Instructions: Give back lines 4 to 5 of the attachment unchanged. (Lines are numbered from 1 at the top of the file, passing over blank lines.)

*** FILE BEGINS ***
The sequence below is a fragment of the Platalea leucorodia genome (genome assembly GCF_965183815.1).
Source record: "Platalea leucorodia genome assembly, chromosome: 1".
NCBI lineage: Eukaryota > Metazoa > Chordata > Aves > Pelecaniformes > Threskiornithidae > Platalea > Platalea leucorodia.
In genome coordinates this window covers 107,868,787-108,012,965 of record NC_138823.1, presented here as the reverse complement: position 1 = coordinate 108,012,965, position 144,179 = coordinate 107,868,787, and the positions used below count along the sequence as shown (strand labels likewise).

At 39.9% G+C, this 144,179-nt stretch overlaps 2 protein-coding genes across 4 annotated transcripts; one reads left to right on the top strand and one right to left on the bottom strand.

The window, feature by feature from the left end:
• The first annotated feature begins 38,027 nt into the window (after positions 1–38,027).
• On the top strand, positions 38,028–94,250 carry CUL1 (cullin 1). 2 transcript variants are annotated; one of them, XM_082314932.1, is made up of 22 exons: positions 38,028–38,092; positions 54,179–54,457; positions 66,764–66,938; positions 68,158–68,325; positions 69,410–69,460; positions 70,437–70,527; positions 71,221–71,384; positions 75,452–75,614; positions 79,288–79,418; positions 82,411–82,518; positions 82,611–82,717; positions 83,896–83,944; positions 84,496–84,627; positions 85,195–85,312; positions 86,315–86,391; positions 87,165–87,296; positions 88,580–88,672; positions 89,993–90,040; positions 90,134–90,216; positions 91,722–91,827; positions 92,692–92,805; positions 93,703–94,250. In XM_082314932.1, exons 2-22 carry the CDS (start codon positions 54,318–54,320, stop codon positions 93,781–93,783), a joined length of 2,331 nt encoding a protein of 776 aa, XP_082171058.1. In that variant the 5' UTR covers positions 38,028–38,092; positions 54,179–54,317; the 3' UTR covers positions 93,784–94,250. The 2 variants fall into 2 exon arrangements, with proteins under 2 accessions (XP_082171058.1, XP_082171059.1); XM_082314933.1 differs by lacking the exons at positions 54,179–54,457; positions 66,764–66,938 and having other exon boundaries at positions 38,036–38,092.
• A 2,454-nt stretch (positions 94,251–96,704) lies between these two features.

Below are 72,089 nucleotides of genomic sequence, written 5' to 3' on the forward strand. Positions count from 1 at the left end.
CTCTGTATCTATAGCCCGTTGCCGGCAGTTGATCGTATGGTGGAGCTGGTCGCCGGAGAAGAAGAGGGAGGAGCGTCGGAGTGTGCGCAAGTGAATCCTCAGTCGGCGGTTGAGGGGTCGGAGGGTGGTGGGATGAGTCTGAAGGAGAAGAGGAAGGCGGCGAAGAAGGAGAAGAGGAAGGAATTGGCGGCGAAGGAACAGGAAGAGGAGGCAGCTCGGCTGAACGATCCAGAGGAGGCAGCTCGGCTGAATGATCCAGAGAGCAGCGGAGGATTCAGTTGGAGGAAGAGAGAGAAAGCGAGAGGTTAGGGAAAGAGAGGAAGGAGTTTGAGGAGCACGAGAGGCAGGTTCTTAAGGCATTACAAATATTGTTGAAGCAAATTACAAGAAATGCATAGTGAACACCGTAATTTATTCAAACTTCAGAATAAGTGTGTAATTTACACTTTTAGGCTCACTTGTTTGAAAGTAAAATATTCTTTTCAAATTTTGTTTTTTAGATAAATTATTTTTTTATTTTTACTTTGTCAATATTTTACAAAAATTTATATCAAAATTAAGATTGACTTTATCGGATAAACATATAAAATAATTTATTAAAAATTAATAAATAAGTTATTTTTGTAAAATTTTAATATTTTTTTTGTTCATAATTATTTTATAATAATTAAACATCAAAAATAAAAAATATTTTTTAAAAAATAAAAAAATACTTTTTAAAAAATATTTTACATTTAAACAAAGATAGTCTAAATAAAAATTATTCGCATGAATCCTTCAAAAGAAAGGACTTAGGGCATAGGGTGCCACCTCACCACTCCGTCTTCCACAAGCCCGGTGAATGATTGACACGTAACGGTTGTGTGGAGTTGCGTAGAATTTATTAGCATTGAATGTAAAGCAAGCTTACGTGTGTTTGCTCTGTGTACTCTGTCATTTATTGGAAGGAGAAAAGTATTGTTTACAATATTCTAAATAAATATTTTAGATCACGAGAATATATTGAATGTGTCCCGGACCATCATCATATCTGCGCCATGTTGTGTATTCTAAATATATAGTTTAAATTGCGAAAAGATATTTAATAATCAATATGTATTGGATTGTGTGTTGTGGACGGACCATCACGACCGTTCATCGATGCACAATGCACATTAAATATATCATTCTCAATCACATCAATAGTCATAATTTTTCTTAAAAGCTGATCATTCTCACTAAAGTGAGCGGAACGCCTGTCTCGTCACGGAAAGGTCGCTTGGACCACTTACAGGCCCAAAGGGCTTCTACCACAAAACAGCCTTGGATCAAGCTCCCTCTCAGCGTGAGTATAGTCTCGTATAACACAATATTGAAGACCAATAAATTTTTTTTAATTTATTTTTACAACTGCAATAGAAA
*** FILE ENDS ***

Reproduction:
In genome coordinates this window covers 107,868,787-108,012,965 of record NC_138823.1, presented here as the reverse complement: position 1 = coordinate 108,012,965, position 144,179 = coordinate 107,868,787, and the positions used below count along the sequence as shown (strand labels likewise).

At 39.9% G+C, this 144,179-nt stretch overlaps 2 protein-coding genes across 4 annotated transcripts; one reads left to right on the top strand and one right to left on the bottom strand.